The district's realty sector has developed in tandem with the continuous population migration from downtown to the suburbs. Its total residential space reached 96.73 million square meters in 2021, over four times of that in 1993. Minhang's average residential space per person rose to 36.4 square meters in 2021 from 9.4 square meters in 1993.

In the medical service sector, with Huashan Hospital's Hongqiao Branch opening in April 2021, the district now has eight 3A, 3B and 3C hospitals. Its New Hongqiao International Medical Center has ranked top for its community health-care service. Major health indexes of Minhang residents are on par with developed countries and regions in the world.

The district is also improving its employment and social insurance system, while strengthening its elderly care service. Its residents' per capita disposable income in 2021 surpassed 80,000 yuan.

Minhang now has 126 parks and its park land and green space per capita has reached 10.65 square meters. Its forest coverage rate is 18.3 percent.

In 2020 the district reaped the National Civilized City award.

Looking back at a district: Minhang's evolution over 30 years
Ti Gong

Pujiang Country Park in Minhang District

Sci-tech hubs

The Sensor Space Cafe at the Grand neoBay in the south of Minhang is jokingly said to offer the most valuable coffee in the district – quite a few startup teams draw their first finance through drinking a cup of coffee with investors here.

The Grand neoBay, relying on its location adjacent to top universities like Shanghai Jiao Tong University and East China Normal University, and a mature incubation system, has paved the way for many sci-tech achievements for their "ivory tower break."

"We are gradually making the innovation and entrepreneurship ecology surrounding the university better, so that ideas and sci-tech fruits of students and teachers can contribute to the progress of the entire region," said Zhang Zhigang, an associate professor of Shanghai Jiao Tong University and general manager of Shanghai neoBay Venture Capital Co.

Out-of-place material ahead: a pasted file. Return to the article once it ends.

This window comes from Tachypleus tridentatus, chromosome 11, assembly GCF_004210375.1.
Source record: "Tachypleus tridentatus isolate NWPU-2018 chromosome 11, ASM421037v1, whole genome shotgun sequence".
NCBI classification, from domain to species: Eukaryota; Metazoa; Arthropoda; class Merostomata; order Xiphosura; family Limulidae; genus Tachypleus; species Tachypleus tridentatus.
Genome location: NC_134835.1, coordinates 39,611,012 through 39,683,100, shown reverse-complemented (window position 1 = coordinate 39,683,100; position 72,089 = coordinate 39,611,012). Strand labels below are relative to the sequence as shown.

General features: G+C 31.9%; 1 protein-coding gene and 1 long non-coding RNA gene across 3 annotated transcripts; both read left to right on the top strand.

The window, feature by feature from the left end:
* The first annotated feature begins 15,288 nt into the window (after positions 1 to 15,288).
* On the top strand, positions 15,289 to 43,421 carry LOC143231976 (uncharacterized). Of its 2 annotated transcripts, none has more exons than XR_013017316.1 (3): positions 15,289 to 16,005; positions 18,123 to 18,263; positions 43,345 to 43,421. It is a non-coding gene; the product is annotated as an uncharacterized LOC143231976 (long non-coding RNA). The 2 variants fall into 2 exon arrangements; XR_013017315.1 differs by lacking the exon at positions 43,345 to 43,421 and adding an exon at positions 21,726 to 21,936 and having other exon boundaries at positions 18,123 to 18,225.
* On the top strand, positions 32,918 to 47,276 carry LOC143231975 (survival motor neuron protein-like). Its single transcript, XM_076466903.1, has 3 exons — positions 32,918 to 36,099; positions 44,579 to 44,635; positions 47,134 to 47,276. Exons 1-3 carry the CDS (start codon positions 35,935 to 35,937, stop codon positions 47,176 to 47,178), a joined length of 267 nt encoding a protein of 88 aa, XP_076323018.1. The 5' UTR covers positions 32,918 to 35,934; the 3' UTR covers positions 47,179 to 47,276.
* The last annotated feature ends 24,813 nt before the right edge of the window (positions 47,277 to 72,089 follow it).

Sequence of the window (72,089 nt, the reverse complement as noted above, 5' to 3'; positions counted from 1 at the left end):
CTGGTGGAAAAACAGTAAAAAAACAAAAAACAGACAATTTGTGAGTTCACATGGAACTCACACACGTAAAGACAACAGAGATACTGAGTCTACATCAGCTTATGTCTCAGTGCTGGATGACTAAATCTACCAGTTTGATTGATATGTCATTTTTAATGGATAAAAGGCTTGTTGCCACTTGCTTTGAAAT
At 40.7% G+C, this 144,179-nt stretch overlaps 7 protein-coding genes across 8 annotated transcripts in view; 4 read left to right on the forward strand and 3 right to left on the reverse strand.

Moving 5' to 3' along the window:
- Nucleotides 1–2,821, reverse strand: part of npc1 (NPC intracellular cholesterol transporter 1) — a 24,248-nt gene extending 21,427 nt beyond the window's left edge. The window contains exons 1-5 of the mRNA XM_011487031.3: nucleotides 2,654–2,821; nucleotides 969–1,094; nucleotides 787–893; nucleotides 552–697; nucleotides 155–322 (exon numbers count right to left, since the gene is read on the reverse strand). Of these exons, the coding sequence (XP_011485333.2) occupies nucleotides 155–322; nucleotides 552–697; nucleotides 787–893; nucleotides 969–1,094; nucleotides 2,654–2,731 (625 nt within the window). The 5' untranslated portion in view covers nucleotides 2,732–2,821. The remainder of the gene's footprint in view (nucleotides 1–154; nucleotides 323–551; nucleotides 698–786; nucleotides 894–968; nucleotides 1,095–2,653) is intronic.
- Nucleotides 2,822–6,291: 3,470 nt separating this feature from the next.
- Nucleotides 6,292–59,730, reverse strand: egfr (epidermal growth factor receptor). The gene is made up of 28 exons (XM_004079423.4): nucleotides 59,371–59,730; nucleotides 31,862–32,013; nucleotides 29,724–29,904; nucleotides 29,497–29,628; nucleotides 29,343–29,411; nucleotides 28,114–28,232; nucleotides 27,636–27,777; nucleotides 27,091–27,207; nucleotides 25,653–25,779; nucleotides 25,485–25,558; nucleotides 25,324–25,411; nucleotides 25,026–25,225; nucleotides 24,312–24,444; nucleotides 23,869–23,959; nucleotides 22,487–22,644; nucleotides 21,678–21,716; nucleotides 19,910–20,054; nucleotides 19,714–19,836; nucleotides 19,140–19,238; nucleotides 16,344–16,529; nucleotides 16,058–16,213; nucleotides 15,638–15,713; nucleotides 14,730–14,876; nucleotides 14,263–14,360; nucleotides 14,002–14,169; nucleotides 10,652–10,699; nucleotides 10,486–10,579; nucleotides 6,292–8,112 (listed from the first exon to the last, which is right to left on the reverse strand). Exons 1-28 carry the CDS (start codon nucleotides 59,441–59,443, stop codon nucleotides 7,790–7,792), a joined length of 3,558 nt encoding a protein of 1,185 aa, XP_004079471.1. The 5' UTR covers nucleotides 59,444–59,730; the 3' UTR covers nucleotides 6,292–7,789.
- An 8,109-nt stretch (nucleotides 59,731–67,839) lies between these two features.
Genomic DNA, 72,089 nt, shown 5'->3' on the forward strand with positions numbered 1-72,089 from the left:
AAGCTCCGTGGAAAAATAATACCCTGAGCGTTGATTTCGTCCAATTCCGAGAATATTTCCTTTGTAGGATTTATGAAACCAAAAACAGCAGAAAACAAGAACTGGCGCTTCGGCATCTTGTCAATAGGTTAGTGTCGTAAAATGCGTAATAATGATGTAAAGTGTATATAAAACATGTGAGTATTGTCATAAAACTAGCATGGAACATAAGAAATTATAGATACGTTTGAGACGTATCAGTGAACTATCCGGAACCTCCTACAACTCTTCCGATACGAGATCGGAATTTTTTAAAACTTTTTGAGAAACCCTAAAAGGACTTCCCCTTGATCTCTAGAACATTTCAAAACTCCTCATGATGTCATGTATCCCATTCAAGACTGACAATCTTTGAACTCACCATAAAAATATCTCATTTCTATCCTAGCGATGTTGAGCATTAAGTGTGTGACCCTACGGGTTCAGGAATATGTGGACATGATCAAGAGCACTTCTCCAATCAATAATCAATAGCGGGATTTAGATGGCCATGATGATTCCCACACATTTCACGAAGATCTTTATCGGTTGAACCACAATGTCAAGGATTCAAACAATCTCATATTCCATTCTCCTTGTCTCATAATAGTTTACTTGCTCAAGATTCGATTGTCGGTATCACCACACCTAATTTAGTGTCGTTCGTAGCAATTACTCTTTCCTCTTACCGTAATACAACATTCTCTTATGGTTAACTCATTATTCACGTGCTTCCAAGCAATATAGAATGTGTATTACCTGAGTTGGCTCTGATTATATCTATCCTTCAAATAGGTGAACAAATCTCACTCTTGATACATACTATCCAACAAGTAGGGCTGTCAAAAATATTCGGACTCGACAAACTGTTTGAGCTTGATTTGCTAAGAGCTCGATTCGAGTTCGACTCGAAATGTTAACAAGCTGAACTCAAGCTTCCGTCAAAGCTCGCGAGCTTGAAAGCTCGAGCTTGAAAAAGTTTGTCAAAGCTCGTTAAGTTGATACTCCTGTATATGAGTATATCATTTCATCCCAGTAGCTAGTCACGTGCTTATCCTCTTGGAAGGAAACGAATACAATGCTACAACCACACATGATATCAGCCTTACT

"An innovation and entrepreneurship ecology that is open to and closely linked with the university is a must."

The neoBay now has morphed from a single incubation building to a sci-tech hotbed to cover about 17 square kilometers.

In August 2022, Shanghai government approved a construction plan to build the Grand neoBay into a global "sci-tech bay" with competitiveness.

Echoing the quick development of the neoBay in the south of Minhang is a "gate" that will unfold Minhang to the entire world.

On February 18, 2021, the State Council, China's cabinet, approved the "Hongqiao International Hub General Construction Plan," which aims to develop the Hongqiao area from a former business zone into an international hub and make it a propellant for the integrated development of the Yangtze River Delta region.

The Hongqiao International Hub Minhang Section will cover 48 square kilometers. Its key 3.7-square-kilometer central business district has been completed and is now in operation. The general plan and housing relocation of its 30-square-kilometer Qianwan area is nearing completion.

Thirty years on, Minhang is still marching on, to achieve a balanced development of its northern, central, southern and eastern regions.

Looking back at a district: Minhang's evolution over 30 years
Ti Gong

A rendition of Qianwan Park